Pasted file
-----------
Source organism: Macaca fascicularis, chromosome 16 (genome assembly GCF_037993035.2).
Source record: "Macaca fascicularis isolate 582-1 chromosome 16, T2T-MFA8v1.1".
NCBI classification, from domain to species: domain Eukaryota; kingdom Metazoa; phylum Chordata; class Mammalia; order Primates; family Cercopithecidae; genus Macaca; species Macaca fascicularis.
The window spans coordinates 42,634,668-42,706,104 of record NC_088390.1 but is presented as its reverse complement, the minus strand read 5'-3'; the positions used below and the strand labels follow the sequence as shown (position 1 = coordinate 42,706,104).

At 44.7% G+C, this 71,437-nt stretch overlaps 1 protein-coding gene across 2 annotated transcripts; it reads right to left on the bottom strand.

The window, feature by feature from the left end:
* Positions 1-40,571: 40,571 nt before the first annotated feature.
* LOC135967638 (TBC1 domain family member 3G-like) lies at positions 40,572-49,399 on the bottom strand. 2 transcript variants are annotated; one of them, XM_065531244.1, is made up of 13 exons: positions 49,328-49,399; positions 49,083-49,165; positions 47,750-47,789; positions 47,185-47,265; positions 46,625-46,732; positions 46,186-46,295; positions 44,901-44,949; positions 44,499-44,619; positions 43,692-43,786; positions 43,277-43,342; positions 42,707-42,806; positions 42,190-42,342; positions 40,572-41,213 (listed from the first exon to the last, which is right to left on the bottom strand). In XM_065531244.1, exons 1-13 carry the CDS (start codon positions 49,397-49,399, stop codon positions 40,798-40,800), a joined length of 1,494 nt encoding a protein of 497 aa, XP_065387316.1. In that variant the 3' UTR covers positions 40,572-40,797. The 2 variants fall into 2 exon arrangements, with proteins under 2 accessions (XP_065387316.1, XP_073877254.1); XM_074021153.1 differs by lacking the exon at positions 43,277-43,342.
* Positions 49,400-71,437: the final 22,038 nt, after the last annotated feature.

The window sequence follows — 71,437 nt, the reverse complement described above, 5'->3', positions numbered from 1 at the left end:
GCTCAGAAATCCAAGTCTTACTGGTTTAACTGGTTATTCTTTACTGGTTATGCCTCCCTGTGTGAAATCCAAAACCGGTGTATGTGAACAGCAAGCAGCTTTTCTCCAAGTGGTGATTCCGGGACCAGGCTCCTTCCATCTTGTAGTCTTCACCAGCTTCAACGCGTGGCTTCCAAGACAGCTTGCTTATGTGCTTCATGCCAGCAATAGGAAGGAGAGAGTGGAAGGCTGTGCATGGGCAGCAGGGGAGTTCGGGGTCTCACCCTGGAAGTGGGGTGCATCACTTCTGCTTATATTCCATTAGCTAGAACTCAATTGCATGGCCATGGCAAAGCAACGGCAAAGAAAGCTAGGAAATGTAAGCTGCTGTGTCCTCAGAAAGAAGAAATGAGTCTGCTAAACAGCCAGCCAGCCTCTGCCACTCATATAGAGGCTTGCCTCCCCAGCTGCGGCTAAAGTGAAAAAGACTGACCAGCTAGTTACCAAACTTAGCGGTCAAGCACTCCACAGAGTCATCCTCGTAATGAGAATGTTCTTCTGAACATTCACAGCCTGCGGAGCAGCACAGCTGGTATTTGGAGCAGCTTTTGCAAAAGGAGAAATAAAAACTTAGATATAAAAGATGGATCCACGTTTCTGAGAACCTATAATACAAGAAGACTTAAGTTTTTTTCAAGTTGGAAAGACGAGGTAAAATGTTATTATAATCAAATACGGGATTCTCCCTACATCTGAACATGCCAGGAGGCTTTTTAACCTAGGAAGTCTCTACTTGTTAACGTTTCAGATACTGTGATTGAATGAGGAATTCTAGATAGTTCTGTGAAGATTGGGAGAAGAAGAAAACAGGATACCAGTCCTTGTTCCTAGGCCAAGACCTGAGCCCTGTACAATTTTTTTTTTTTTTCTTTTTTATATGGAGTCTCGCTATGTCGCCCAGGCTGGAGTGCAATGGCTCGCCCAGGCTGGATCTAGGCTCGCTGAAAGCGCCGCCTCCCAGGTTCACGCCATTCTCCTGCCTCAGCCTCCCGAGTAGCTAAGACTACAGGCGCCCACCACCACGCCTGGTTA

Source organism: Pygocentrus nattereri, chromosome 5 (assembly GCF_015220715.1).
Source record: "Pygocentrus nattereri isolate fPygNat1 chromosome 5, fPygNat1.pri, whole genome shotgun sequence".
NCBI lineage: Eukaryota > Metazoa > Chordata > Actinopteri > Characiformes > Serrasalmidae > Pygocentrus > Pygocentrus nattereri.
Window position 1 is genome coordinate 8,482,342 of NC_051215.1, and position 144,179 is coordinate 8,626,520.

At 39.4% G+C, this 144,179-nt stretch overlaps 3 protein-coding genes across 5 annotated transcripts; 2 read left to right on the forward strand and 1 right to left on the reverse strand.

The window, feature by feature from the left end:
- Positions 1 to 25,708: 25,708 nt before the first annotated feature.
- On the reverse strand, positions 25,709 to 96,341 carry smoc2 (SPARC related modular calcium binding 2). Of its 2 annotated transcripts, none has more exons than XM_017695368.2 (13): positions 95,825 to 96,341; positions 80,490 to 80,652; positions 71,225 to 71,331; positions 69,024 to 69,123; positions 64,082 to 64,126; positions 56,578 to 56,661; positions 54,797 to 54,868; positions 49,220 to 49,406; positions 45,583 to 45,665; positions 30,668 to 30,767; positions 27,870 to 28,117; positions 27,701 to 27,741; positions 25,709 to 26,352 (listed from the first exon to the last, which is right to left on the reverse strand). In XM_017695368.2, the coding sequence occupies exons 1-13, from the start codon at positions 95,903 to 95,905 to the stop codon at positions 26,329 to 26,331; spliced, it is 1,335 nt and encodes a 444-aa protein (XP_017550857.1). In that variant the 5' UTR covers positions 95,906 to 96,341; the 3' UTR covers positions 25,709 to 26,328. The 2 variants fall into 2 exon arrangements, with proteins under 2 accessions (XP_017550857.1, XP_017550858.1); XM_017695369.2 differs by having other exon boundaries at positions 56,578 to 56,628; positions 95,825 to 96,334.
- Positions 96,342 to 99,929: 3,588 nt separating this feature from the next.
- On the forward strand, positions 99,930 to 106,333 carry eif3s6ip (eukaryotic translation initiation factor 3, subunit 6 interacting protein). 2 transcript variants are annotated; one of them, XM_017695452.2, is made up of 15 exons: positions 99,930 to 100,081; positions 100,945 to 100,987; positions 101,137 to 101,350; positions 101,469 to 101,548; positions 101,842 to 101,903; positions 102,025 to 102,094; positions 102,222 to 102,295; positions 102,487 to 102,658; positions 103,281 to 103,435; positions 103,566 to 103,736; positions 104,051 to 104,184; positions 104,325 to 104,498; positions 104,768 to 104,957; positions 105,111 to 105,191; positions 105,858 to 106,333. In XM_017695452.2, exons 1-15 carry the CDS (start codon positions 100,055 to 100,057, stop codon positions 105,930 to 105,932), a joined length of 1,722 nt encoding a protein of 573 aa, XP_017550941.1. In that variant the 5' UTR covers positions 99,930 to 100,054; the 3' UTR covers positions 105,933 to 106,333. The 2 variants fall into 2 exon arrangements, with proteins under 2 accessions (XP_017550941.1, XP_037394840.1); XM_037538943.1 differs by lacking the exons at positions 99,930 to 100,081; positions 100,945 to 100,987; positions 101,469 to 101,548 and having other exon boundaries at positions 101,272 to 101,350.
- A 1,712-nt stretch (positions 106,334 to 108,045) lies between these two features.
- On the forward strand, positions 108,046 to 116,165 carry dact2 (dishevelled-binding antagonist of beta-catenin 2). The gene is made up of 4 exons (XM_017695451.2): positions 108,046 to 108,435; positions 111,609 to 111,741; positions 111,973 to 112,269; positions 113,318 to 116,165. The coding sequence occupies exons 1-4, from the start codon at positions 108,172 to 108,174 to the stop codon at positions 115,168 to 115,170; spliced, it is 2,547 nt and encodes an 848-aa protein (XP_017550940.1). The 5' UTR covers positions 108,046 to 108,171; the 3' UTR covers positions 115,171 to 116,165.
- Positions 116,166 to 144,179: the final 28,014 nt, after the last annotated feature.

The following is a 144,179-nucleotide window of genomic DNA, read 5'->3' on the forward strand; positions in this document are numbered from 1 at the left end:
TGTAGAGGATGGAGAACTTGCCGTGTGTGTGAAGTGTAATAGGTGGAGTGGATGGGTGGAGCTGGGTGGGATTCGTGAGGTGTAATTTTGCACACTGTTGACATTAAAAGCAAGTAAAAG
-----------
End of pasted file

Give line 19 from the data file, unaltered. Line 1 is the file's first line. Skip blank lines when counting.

- On the reverse strand, positions 25,709 to 96,341 carry smoc2 (SPARC related modular calcium binding 2). Of its 2 annotated transcripts, none has more exons than XM_017695368.2 (13): positions 95,825 to 96,341; positions 80,490 to 80,652; positions 71,225 to 71,331; positions 69,024 to 69,123; positions 64,082 to 64,126; positions 56,578 to 56,661; positions 54,797 to 54,868; positions 49,220 to 49,406; positions 45,583 to 45,665; positions 30,668 to 30,767; positions 27,870 to 28,117; positions 27,701 to 27,741; positions 25,709 to 26,352 (listed from the first exon to the last, which is right to left on the reverse strand). In XM_017695368.2, the coding sequence occupies exons 1-13, from the start codon at positions 95,903 to 95,905 to the stop codon at positions 26,329 to 26,331; spliced, it is 1,335 nt and encodes a 444-aa protein (XP_017550857.1). In that variant the 5' UTR covers positions 95,906 to 96,341; the 3' UTR covers positions 25,709 to 26,328. The 2 variants fall into 2 exon arrangements, with proteins under 2 accessions (XP_017550857.1, XP_017550858.1); XM_017695369.2 differs by having other exon boundaries at positions 56,578 to 56,628; positions 95,825 to 96,334.